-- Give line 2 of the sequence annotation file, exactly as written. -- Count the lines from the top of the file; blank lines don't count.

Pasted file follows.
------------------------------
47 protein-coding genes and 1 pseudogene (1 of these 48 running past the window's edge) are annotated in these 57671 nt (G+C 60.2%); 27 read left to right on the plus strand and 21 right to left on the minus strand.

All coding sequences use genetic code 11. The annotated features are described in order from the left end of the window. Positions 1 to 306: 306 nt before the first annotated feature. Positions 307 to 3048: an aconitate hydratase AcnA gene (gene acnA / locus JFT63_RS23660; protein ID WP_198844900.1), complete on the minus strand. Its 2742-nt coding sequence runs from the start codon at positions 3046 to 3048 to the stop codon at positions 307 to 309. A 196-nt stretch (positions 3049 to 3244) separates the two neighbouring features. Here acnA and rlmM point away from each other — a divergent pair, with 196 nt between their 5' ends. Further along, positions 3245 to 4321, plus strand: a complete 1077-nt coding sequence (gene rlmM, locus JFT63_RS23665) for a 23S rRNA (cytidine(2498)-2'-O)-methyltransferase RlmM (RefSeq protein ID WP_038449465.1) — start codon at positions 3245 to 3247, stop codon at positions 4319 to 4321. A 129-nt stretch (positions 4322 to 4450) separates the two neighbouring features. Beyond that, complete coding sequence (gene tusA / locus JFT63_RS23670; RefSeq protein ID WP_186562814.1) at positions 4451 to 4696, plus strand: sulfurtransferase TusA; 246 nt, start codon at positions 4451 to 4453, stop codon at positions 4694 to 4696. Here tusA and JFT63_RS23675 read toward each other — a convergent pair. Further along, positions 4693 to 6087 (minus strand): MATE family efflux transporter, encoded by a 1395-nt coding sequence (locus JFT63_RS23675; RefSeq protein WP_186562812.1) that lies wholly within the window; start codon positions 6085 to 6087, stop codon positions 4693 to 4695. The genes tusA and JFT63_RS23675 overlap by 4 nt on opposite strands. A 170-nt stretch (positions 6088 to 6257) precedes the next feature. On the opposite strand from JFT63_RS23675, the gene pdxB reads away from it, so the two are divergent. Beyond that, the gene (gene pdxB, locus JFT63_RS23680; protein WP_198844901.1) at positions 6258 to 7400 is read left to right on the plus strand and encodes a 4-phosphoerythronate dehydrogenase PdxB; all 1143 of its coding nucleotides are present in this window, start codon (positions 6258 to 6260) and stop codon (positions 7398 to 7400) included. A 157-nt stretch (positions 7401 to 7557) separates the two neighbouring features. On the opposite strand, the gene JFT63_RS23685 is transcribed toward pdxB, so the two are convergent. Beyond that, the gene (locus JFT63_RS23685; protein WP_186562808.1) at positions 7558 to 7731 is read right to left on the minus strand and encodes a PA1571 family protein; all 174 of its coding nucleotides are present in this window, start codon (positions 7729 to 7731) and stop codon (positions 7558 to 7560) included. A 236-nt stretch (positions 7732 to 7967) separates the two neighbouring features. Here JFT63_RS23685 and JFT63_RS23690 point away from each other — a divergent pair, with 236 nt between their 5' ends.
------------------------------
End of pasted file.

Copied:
All coding sequences use genetic code 11. The annotated features are described in order from the left end of the window. Positions 1 to 306: 306 nt before the first annotated feature. Positions 307 to 3048: an aconitate hydratase AcnA gene (gene acnA / locus JFT63_RS23660; protein ID WP_198844900.1), complete on the minus strand. Its 2742-nt coding sequence runs from the start codon at positions 3046 to 3048 to the stop codon at positions 307 to 309. A 196-nt stretch (positions 3049 to 3244) separates the two neighbouring features. Here acnA and rlmM point away from each other — a divergent pair, with 196 nt between their 5' ends. Further along, positions 3245 to 4321, plus strand: a complete 1077-nt coding sequence (gene rlmM, locus JFT63_RS23665) for a 23S rRNA (cytidine(2498)-2'-O)-methyltransferase RlmM (RefSeq protein ID WP_038449465.1) — start codon at positions 3245 to 3247, stop codon at positions 4319 to 4321. A 129-nt stretch (positions 4322 to 4450) separates the two neighbouring features. Beyond that, complete coding sequence (gene tusA / locus JFT63_RS23670; RefSeq protein ID WP_186562814.1) at positions 4451 to 4696, plus strand: sulfurtransferase TusA; 246 nt, start codon at positions 4451 to 4453, stop codon at positions 4694 to 4696. Here tusA and JFT63_RS23675 read toward each other — a convergent pair. Further along, positions 4693 to 6087 (minus strand): MATE family efflux transporter, encoded by a 1395-nt coding sequence (locus JFT63_RS23675; RefSeq protein WP_186562812.1) that lies wholly within the window; start codon positions 6085 to 6087, stop codon positions 4693 to 4695. The genes tusA and JFT63_RS23675 overlap by 4 nt on opposite strands. A 170-nt stretch (positions 6088 to 6257) precedes the next feature. On the opposite strand from JFT63_RS23675, the gene pdxB reads away from it, so the two are divergent. Beyond that, the gene (gene pdxB, locus JFT63_RS23680; protein WP_198844901.1) at positions 6258 to 7400 is read left to right on the plus strand and encodes a 4-phosphoerythronate dehydrogenase PdxB; all 1143 of its coding nucleotides are present in this window, start codon (positions 6258 to 6260) and stop codon (positions 7398 to 7400) included. A 157-nt stretch (positions 7401 to 7557) separates the two neighbouring features. On the opposite strand, the gene JFT63_RS23685 is transcribed toward pdxB, so the two are convergent. Beyond that, the gene (locus JFT63_RS23685; protein WP_186562808.1) at positions 7558 to 7731 is read right to left on the minus strand and encodes a PA1571 family protein; all 174 of its coding nucleotides are present in this window, start codon (positions 7729 to 7731) and stop codon (positions 7558 to 7560) included. A 236-nt stretch (positions 7732 to 7967) separates the two neighbouring features. Here JFT63_RS23685 and JFT63_RS23690 point away from each other — a divergent pair, with 236 nt between their 5' ends.